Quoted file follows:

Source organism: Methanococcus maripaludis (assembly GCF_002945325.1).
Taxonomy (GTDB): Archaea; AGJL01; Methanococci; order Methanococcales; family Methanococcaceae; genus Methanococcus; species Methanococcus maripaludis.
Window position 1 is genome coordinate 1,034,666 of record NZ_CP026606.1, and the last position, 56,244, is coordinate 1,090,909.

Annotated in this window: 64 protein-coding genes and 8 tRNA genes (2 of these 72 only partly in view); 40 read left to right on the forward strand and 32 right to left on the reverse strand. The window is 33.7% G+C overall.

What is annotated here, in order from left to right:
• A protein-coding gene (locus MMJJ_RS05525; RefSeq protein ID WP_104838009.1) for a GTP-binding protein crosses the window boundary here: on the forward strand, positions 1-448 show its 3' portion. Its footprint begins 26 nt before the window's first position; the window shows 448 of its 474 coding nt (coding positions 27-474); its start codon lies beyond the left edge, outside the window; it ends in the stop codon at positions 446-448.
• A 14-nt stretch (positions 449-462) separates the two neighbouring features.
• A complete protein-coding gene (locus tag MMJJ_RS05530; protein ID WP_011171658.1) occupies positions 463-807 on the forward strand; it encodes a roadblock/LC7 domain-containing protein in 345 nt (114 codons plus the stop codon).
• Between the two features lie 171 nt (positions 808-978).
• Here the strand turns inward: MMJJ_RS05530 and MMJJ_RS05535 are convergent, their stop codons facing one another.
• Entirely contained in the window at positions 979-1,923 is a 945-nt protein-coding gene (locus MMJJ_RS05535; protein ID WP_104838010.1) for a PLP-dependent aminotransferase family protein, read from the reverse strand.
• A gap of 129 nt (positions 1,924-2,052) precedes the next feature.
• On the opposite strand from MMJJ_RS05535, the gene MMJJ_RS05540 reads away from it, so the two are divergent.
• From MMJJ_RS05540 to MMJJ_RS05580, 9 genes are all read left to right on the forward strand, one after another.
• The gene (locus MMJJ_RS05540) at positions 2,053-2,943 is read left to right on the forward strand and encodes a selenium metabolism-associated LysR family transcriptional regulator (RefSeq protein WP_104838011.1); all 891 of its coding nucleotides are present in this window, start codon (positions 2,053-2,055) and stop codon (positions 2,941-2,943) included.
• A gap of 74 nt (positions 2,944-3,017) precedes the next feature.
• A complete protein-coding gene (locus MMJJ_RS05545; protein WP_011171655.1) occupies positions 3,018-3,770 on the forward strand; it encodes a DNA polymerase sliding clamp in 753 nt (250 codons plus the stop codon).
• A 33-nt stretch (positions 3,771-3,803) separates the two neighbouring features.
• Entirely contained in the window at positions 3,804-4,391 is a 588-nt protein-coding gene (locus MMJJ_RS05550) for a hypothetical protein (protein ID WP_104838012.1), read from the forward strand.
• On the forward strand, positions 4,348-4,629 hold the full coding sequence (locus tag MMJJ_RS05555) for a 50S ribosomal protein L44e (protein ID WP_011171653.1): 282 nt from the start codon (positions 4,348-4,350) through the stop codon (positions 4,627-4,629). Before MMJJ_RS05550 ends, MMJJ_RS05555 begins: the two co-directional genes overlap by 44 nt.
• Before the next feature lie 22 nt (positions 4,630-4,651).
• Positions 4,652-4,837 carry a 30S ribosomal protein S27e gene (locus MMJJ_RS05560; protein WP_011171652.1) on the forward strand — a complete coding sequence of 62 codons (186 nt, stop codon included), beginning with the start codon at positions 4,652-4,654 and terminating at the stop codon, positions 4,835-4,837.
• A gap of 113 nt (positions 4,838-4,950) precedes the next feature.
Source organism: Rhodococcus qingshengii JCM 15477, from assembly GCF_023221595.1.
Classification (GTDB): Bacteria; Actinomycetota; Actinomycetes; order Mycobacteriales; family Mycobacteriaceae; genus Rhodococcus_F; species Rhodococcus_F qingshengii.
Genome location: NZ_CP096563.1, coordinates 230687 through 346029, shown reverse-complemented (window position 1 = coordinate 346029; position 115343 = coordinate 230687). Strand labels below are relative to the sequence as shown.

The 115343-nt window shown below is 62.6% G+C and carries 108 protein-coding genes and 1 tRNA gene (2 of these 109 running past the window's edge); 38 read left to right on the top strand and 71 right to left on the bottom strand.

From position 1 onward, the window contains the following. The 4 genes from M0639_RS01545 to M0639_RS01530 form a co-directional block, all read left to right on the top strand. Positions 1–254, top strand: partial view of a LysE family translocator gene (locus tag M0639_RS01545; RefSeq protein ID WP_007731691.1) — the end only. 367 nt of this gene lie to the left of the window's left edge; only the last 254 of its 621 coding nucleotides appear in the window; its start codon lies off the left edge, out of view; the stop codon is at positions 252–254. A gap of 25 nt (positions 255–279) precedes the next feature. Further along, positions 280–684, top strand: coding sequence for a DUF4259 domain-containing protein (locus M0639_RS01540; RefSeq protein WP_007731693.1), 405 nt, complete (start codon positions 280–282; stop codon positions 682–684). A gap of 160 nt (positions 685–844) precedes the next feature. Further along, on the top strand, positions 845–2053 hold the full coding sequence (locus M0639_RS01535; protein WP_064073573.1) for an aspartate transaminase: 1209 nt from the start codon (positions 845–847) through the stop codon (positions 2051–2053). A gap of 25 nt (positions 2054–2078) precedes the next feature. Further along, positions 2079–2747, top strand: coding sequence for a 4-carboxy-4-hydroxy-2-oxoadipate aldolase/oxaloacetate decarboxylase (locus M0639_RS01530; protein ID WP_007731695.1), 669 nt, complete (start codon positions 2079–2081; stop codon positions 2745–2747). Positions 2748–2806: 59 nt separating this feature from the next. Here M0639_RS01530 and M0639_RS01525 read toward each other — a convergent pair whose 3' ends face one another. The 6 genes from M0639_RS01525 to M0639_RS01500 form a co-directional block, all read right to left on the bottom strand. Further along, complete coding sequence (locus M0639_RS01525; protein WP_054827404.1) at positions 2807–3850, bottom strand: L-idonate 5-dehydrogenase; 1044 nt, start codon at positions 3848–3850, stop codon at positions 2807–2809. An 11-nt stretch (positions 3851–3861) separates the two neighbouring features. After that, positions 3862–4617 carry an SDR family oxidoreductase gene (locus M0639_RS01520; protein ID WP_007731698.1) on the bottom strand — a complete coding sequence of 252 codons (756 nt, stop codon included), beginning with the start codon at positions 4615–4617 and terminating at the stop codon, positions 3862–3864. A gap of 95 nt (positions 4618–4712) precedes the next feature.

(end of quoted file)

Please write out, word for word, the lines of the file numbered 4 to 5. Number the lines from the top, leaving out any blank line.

Annotated in this window: 64 protein-coding genes and 8 tRNA genes (2 of these 72 only partly in view); 40 read left to right on the forward strand and 32 right to left on the reverse strand. The window is 33.7% G+C overall.

What is annotated here, in order from left to right: